TSHA Press

Publishing books on Texas history since 1918.

TSHA is the state’s longest-running publisher of books on Texas history, having published our first volume in 1918. Through the years, we have established a reputation as a publisher of high-quality, award-winning books on a wide variety of topics, including exploration, biography, architecture, historic sites, high school football, labor unions, and suburbanization. All lovers of Texas's rich pasts will find something to enjoy among our books.

List of Publications (107 total) Page 4 of 9

At the Heart of Texas: One Hundred Years of the Texas State Historical Association, 1897-1997

"History like that of Texas is rare. . . . Is it not discreditable to the people of Texas, that they should leave the collection of material for the history of the State to the great endowed Northern libraries? . . . Let Texas arouse herself for very shame, and begin at once the discharge of her filial duty." So wrote George Pierce Garrison in the first issue of the Quarterly of the Texas State Historical Association, published in July 1897, just months after the establishment of the organization on March 2. The state of Texas was just half a century old; the city of Austin, going back to the days of the Republic, was a little older—a few years past its half-century; and the University of Texas, where Garrison was "the history professor," was not yet fourteen. Earlier attempts to organize historical societies in Texas, traced in the opening chapter, illuminate the factors that came ultimately to be decisive in the success of the Association: the wisdom in linking the organization with the University of Texas, the inclusion of lay historians, and the continued insistence on high academic standards. And, from the beginning, the Association has established a tradition for publishing in the Quarterly, in addition to the Anglo story, the stories of the Indians, the Spanish, and the French. According to author Richard B. McCaslin, "It may be that the Association survived where its predecessors had not because Garrison, who was as much a Progressive historian as any of his contemporaries, understood the value of inclusiveness." The text is organized in chronological chapters by the tenures of the seven directors, George Garrison to Ron Tyler, all of whom were professors in the UT history department. Within the larger framework of the directors, the programs, and the publications, McCaslin gives shape to the unique interaction of forces—university, political, and the academic/lay membership—that has accorded the Association a character and suppleness that continues to ensure its long endurance. The book is profusely illustrated, and sidebars culled from past issues of the Quarterly complement the text.Winner of the Award of Merit from the Philosophical Socierty of Texas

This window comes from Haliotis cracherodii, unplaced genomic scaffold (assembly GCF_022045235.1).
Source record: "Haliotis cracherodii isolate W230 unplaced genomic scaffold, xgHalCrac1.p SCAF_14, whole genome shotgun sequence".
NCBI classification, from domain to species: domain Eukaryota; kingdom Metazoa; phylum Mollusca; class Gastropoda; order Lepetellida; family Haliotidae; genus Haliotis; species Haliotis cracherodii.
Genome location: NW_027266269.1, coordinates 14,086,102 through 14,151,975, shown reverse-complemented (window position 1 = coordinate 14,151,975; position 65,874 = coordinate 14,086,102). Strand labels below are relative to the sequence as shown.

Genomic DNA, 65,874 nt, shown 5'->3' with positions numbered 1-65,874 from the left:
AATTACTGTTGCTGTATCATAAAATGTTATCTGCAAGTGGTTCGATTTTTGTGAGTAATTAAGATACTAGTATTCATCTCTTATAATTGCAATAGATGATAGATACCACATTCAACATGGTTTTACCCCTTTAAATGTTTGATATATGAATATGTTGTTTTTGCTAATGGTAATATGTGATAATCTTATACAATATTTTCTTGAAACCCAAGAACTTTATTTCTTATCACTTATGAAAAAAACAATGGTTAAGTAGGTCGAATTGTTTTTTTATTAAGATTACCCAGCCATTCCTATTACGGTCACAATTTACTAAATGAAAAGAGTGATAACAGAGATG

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By Richard B. McCaslin

Available for purchase at Legacy of Texas .

Austin: A History of the Capital City

State capital and home of the University of Texas, Austin is the one city that belongs to all Texans. This finely written book, illustrated with historic photographs, tells the story of Austin’s transformation from an "Indian haunted" frontier village into a residential mecca and high-tech hot spot.Called by Sam Houston at its founding the "most unfortunate site upon earth for the seat of government," the infant community struggled for three decades against political enemies and competing towns before winning recognition as the permanent capital. The founding of the University of Texas turned the seat of politics into the seat of education, but Austin’s nineteenth-century dreams of becoming a river port and a factory town came to naught.A slave city in a slave state, Austin cast its lot with the Confederacy. Retaining a frontier flavor into the 1890s, post-Civil War Austin became the headquarters of the Texas gambling fraternity and a magnet for cowmen seeking "booze and women of the night."Turning the nineteenth-century frontier town into an appealing twentieth-century residential community taxed the energies of civic leaders for several decades. Virtually parkless and with no paved streets in 1900, Austin by the 1940s boasted tree-lined boulevards, a cornucopia of parks and pools, and a leisurely lifestyle. But for African American residents these were years of oppressive segregation. Mexicans encountered similar treatment as Austin became a tri-ethnic community during the 1920s and 1930s.Segregation gradually gave way in a divisive but nonviolent struggle. While adjusting to this, Austin experienced eye-popping expansion. Fearful that Austin would become "another Houston," residents sought to preserve the lifestyle that had made the capital city such an attractive place to live.

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By David C. Humphrey

Available for purchase at Legacy of Texas .

Basic Texas Books: An Annotated Bibliography of Selected Works for a Research Library(Revised Edition)